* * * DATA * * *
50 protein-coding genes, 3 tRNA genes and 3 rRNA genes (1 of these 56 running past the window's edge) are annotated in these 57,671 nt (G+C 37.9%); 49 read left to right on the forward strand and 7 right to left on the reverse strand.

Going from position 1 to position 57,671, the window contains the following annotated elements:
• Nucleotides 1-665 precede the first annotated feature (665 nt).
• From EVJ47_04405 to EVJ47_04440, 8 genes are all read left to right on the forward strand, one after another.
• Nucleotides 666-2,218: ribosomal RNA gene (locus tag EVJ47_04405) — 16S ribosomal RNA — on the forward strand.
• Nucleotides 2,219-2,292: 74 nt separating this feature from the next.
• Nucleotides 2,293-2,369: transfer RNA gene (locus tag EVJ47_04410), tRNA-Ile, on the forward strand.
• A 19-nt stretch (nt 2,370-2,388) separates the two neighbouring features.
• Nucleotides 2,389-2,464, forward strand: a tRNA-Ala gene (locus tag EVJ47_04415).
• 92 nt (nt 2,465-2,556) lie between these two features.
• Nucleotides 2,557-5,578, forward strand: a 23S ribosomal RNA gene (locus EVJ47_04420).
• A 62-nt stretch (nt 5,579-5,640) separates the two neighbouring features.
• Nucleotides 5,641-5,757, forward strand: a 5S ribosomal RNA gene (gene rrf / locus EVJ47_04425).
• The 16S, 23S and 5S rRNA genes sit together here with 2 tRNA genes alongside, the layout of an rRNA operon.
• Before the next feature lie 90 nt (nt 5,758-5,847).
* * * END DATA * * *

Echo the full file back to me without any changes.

50 protein-coding genes, 3 tRNA genes and 3 rRNA genes (1 of these 56 running past the window's edge) are annotated in these 57,671 nt (G+C 37.9%); 49 read left to right on the forward strand and 7 right to left on the reverse strand.

Going from position 1 to position 57,671, the window contains the following annotated elements:
• Nucleotides 1-665 precede the first annotated feature (665 nt).
• From EVJ47_04405 to EVJ47_04440, 8 genes are all read left to right on the forward strand, one after another.
• Nucleotides 666-2,218: ribosomal RNA gene (locus tag EVJ47_04405) — 16S ribosomal RNA — on the forward strand.
• Nucleotides 2,219-2,292: 74 nt separating this feature from the next.
• Nucleotides 2,293-2,369: transfer RNA gene (locus tag EVJ47_04410), tRNA-Ile, on the forward strand.
• A 19-nt stretch (nt 2,370-2,388) separates the two neighbouring features.
• Nucleotides 2,389-2,464, forward strand: a tRNA-Ala gene (locus tag EVJ47_04415).
• 92 nt (nt 2,465-2,556) lie between these two features.
• Nucleotides 2,557-5,578, forward strand: a 23S ribosomal RNA gene (locus EVJ47_04420).
• A 62-nt stretch (nt 5,579-5,640) separates the two neighbouring features.
• Nucleotides 5,641-5,757, forward strand: a 5S ribosomal RNA gene (gene rrf / locus EVJ47_04425).
• The 16S, 23S and 5S rRNA genes sit together here with 2 tRNA genes alongside, the layout of an rRNA operon.
• Before the next feature lie 90 nt (nt 5,758-5,847).